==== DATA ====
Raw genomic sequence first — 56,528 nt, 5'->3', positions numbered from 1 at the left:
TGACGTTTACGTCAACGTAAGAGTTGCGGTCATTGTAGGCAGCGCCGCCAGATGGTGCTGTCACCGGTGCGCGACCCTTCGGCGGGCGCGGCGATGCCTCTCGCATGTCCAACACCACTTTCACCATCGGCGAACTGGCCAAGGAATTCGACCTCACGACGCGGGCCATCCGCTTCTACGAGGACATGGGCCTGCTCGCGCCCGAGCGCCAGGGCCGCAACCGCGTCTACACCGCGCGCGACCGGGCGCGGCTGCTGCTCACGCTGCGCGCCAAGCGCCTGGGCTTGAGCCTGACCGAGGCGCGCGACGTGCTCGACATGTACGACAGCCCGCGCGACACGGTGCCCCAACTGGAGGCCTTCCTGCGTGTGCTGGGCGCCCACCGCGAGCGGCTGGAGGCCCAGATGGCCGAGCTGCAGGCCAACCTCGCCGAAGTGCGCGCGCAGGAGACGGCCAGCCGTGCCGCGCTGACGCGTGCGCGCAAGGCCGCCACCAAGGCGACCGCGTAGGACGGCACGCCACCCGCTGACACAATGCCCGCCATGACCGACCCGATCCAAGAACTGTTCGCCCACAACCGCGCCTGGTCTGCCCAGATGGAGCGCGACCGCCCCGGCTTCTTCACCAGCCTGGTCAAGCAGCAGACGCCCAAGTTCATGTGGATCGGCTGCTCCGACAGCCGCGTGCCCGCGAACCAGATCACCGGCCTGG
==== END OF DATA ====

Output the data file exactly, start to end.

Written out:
Raw genomic sequence first — 56,528 nt, 5'->3', positions numbered from 1 at the left:
TGACGTTTACGTCAACGTAAGAGTTGCGGTCATTGTAGGCAGCGCCGCCAGATGGTGCTGTCACCGGTGCGCGACCCTTCGGCGGGCGCGGCGATGCCTCTCGCATGTCCAACACCACTTTCACCATCGGCGAACTGGCCAAGGAATTCGACCTCACGACGCGGGCCATCCGCTTCTACGAGGACATGGGCCTGCTCGCGCCCGAGCGCCAGGGCCGCAACCGCGTCTACACCGCGCGCGACCGGGCGCGGCTGCTGCTCACGCTGCGCGCCAAGCGCCTGGGCTTGAGCCTGACCGAGGCGCGCGACGTGCTCGACATGTACGACAGCCCGCGCGACACGGTGCCCCAACTGGAGGCCTTCCTGCGTGTGCTGGGCGCCCACCGCGAGCGGCTGGAGGCCCAGATGGCCGAGCTGCAGGCCAACCTCGCCGAAGTGCGCGCGCAGGAGACGGCCAGCCGTGCCGCGCTGACGCGTGCGCGCAAGGCCGCCACCAAGGCGACCGCGTAGGACGGCACGCCACCCGCTGACACAATGCCCGCCATGACCGACCCGATCCAAGAACTGTTCGCCCACAACCGCGCCTGGTCTGCCCAGATGGAGCGCGACCGCCCCGGCTTCTTCACCAGCCTGGTCAAGCAGCAGACGCCCAAGTTCATGTGGATCGGCTGCTCCGACAGCCGCGTGCCCGCGAACCAGATCACCGGCCTGG